EU: Ties with Syria hinge on its ME involvement

By
March 15, 2007 12:56

 
X

Dear Reader,
As you can imagine, more people are reading The Jerusalem Post than ever before. Nevertheless, traditional business models are no longer sustainable and high-quality publications, like ours, are being forced to look for new ways to keep going. Unlike many other news organizations, we have not put up a paywall. We want to keep our journalism open and accessible and be able to keep providing you with news and analyses from the frontlines of Israel, the Middle East and the Jewish World.

As one of our loyal readers, we ask you to be our partner.

For $5 a month you will receive access to the following:

  • A user experience almost completely free of ads
  • Access to our Premium Section
  • Content from the award-winning Jerusalem Report and our monthly magazine to learn Hebrew - Ivrit
  • A brand new ePaper featuring the daily newspaper as it appears in print in Israel

Help us grow and continue telling Israel’s story to the world.

Thank you,

Ronit Hasin-Hochman, CEO, Jerusalem Post Group
Yaakov Katz, Editor-in-Chief

UPGRADE YOUR JPOST EXPERIENCE FOR 5$ PER MONTH Show me later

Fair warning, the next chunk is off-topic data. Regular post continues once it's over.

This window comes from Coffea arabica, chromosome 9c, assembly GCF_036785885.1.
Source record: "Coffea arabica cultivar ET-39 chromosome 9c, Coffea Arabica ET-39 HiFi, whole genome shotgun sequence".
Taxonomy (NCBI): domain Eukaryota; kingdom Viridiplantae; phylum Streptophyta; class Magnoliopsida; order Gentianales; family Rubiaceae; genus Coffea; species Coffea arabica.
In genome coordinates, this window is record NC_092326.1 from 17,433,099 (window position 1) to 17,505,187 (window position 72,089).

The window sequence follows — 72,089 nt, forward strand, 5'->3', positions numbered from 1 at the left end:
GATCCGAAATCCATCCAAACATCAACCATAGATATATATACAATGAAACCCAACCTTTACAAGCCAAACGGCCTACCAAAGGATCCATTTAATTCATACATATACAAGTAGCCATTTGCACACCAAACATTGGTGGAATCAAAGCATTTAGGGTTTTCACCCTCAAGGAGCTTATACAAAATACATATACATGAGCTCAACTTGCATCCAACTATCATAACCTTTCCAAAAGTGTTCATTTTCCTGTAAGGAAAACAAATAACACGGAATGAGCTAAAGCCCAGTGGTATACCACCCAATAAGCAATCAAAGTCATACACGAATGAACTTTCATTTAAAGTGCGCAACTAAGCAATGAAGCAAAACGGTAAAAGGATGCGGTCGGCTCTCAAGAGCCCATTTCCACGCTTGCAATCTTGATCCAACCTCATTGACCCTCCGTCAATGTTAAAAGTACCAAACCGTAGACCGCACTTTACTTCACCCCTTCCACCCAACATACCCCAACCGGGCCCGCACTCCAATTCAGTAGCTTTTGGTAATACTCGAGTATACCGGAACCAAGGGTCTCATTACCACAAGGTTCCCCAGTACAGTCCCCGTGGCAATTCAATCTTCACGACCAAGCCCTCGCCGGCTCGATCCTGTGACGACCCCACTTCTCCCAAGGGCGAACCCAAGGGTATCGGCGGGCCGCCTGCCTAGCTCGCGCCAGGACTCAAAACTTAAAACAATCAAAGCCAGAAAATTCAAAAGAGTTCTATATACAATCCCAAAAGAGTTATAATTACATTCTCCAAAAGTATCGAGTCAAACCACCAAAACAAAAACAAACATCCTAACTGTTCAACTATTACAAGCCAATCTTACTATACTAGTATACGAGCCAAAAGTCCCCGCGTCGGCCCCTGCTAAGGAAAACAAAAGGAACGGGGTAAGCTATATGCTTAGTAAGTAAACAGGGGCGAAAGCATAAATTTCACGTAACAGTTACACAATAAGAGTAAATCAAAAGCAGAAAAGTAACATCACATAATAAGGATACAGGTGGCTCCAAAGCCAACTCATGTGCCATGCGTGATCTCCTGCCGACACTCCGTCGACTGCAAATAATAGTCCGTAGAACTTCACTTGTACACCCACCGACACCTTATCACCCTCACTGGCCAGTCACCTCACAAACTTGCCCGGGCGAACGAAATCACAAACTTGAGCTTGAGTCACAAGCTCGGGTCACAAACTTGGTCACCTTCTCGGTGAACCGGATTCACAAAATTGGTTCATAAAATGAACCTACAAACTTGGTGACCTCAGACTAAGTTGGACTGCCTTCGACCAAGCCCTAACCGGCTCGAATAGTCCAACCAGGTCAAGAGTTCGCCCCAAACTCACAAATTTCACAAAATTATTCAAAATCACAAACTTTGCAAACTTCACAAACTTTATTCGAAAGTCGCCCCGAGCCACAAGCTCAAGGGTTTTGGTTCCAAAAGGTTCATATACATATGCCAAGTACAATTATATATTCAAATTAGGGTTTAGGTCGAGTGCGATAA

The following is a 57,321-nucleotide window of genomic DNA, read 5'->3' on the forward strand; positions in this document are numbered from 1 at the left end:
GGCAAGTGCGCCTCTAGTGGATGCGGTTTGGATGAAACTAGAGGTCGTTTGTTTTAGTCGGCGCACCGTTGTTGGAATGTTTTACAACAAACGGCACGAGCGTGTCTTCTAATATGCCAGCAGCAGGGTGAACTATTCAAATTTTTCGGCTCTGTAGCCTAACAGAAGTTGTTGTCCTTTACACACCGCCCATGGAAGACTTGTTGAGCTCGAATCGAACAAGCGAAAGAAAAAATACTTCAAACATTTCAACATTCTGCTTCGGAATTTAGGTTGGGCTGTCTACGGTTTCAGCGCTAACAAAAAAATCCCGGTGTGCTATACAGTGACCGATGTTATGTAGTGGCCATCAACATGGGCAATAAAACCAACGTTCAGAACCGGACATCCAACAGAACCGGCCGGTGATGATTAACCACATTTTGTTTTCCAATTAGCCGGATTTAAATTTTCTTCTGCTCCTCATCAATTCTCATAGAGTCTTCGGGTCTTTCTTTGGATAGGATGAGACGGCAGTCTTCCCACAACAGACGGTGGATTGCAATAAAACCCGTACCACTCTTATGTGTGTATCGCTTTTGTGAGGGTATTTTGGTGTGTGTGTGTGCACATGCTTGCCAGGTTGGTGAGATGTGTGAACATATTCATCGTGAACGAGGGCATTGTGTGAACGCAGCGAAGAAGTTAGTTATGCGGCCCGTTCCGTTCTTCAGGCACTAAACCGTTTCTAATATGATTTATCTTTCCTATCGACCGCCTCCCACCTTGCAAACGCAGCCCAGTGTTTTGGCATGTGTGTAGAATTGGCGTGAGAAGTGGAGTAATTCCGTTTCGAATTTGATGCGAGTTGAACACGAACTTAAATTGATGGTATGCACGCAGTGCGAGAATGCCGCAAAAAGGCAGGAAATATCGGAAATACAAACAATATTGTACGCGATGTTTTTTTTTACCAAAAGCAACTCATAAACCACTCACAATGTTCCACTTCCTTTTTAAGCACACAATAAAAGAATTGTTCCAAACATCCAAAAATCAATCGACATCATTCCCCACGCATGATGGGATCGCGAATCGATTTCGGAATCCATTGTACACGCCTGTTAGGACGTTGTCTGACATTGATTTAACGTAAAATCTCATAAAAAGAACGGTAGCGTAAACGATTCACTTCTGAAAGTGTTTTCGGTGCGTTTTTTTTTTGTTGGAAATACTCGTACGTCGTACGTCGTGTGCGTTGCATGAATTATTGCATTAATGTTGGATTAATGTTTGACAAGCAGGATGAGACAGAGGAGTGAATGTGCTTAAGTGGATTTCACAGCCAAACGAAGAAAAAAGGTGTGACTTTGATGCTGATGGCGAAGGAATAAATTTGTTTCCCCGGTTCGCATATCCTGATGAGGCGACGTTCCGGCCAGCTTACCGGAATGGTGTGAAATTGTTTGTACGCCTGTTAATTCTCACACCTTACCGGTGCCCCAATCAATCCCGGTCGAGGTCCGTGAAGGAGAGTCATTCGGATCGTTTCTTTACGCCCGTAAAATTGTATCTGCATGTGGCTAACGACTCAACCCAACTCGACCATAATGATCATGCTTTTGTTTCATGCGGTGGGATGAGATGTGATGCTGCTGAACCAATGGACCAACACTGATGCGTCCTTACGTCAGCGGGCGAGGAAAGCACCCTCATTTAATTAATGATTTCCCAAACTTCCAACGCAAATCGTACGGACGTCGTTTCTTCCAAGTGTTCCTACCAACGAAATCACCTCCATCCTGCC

Europe's drive to thaw relations with Syria hinges on the willingness of Damascus to help stabilize the Middle East, notably in Lebanon and Iraq, the European Union's foreign affairs chief said Thursday. Javier Solana, who met in Damascus earlier this week with President Bashar Assad, said Europe looks to Syria to help defuse the Israel-Palestinian conflict, stop backing Hizbullah and their protests in Beirut that seek to topple the western-backed government there, and help stem violence in Iraq. Syrians say the West now understands it is essential to engage their country to calm regional trouble spots. Yet "there are still important problems" blocking a normalization of relations, Solana told reporters on arrival at an EU-Southeast Asia foreign ministers meeting. He said the EU was ready to engage Syria in a dialogue on these issues, adding that there would be a "follow-up" to his Damascus visit. He did not elaborate.

Join Jerusalem Post Premium Plus now for just $5 and upgrade your experience with an ads-free website and exclusive content. Click here>>

Related Content

November 12, 2018
Can Saudi Arabia compete as Iran flexes its economic muscles in Iraq?

By REUTERS